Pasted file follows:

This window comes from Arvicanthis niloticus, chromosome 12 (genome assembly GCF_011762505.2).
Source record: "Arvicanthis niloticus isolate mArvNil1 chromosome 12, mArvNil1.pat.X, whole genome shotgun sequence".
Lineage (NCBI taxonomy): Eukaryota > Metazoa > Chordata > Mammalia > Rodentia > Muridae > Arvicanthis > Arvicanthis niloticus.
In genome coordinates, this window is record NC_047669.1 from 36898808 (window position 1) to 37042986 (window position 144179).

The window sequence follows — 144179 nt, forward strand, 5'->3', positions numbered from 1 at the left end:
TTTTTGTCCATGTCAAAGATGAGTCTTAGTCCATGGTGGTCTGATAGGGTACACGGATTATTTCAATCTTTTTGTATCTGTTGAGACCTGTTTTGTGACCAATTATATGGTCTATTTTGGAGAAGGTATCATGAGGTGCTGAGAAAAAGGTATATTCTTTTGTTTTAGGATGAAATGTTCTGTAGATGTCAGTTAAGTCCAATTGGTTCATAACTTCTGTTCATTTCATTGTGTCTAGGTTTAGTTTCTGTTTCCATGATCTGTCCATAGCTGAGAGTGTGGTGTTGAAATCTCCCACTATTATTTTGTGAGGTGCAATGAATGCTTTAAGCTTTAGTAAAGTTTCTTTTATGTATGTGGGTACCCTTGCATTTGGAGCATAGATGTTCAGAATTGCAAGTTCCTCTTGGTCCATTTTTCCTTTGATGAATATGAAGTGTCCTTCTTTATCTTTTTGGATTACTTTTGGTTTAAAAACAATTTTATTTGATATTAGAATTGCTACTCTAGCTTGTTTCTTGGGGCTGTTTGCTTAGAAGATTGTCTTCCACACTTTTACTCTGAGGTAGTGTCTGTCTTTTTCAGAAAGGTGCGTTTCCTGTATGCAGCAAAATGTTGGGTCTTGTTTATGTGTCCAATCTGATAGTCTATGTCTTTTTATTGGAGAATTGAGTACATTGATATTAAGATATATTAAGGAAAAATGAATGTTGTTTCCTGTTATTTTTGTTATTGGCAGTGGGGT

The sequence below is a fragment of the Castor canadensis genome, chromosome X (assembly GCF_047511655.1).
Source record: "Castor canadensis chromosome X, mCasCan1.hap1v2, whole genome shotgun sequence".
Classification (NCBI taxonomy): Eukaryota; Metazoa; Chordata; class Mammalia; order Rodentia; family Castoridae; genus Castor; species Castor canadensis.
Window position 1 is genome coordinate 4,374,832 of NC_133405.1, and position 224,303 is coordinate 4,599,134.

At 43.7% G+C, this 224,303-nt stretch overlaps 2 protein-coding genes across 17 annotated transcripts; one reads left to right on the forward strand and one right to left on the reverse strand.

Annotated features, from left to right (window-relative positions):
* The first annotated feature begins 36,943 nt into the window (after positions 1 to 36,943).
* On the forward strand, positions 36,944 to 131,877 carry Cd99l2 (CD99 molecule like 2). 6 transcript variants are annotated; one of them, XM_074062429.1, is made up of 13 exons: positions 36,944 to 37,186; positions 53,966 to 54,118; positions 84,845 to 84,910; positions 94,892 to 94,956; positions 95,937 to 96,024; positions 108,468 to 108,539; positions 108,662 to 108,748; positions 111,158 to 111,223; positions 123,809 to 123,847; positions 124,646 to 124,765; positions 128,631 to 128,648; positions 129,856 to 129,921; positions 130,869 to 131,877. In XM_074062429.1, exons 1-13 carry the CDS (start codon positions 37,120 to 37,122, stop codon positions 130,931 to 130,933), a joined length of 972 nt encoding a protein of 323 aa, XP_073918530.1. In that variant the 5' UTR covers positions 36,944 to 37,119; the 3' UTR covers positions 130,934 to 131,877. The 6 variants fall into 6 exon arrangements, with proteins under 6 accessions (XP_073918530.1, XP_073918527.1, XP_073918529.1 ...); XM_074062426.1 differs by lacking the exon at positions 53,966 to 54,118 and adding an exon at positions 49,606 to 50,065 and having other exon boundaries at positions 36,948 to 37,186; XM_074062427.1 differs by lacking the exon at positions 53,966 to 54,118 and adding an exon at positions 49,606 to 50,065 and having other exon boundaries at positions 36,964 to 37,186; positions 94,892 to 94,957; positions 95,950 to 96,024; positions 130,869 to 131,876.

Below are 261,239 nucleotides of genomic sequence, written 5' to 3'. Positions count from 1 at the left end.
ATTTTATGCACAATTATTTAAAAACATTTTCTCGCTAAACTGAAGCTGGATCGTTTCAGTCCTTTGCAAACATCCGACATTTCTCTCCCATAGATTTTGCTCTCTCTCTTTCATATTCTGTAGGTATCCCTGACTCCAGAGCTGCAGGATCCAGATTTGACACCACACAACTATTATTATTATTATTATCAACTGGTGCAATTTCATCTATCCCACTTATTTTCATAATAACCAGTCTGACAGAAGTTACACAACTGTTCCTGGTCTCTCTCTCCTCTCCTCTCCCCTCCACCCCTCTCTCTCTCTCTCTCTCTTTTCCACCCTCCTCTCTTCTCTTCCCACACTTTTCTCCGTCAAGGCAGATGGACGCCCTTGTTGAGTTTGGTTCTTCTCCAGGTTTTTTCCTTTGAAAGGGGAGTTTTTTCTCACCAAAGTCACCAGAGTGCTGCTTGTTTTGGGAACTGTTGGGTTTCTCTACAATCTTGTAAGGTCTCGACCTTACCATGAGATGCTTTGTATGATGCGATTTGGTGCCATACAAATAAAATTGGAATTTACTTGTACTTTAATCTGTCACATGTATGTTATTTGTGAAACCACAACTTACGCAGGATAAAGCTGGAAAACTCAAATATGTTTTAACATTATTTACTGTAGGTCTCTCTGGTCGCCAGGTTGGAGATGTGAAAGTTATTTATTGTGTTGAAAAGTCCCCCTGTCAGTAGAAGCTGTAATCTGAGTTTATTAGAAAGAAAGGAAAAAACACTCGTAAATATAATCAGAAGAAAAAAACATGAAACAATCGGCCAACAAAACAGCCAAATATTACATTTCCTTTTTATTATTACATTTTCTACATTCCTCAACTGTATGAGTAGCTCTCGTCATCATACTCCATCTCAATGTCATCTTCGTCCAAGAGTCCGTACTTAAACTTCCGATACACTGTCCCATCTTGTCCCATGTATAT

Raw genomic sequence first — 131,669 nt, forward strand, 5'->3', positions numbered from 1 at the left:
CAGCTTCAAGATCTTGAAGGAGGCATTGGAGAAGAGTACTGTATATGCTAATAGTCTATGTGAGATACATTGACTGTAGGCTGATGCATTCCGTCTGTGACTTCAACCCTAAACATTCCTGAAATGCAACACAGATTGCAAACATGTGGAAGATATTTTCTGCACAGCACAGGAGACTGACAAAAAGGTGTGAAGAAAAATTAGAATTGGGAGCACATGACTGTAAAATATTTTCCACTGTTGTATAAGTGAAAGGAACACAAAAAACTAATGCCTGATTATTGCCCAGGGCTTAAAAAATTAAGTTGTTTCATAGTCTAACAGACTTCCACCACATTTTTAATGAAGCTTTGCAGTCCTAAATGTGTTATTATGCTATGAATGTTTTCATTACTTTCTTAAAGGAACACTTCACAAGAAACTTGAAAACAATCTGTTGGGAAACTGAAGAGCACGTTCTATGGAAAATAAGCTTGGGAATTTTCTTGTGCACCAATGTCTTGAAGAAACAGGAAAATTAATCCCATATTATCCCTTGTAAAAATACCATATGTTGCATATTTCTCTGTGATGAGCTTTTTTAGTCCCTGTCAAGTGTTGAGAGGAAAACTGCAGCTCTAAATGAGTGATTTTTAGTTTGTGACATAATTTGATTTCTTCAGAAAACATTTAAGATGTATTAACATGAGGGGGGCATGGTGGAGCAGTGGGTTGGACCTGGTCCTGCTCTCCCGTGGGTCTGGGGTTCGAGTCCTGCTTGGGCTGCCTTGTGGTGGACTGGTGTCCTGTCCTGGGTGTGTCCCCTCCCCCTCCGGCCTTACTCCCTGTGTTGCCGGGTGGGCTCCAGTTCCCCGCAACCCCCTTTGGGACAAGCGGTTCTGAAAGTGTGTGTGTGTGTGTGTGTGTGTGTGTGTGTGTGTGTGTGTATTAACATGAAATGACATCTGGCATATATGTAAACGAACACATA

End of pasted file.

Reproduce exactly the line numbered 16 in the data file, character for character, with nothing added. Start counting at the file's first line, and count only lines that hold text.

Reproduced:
ATTTTATGCACAATTATTTAAAAACATTTTCTCGCTAAACTGAAGCTGGATCGTTTCAGTCCTTTGCAAACATCCGACATTTCTCTCCCATAGATTTTGCTCTCTCTCTTTCATATTCTGTAGGTATCCCTGACTCCAGAGCTGCAGGATCCAGATTTGACACCACACAACTATTATTATTATTATTATCAACTGGTGCAATTTCATCTATCCCACTTATTTTCATAATAACCAGTCTGACAGAAGTTACACAACTGTTCCTGGTCTCTCTCTCCTCTCCTCTCCCCTCCACCCCTCTCTCTCTCTCTCTCTCTTTTCCACCCTCCTCTCTTCTCTTCCCACACTTTTCTCCGTCAAGGCAGATGGACGCCCTTGTTGAGTTTGGTTCTTCTCCAGGTTTTTTCCTTTGAAAGGGGAGTTTTTTCTCACCAAAGTCACCAGAGTGCTGCTTGTTTTGGGAACTGTTGGGTTTCTCTACAATCTTGTAAGGTCTCGACCTTACCATGAGATGCTTTGTATGATGCGATTTGGTGCCATACAAATAAAATTGGAATTTACTTGTACTTTAATCTGTCACATGTATGTTATTTGTGAAACCACAACTTACGCAGGATAAAGCTGGAAAACTCAAATATGTTTTAACATTATTTACTGTAGGTCTCTCTGGTCGCCAGGTTGGAGATGTGAAAGTTATTTATTGTGTTGAAAAGTCCCCCTGTCAGTAGAAGCTGTAATCTGAGTTTATTAGAAAGAAAGGAAAAAACACTCGTAAATATAATCAGAAGAAAAAAACATGAAACAATCGGCCAACAAAACAGCCAAATATTACATTTCCTTTTTATTATTACATTTTCTACATTCCTCAACTGTATGAGTAGCTCTCGTCATCATACTCCATCTCAATGTCATCTTCGTCCAAGAGTCCGTACTTAAACTTCCGATACACTGTCCCATCTTGTCCCATGTATAT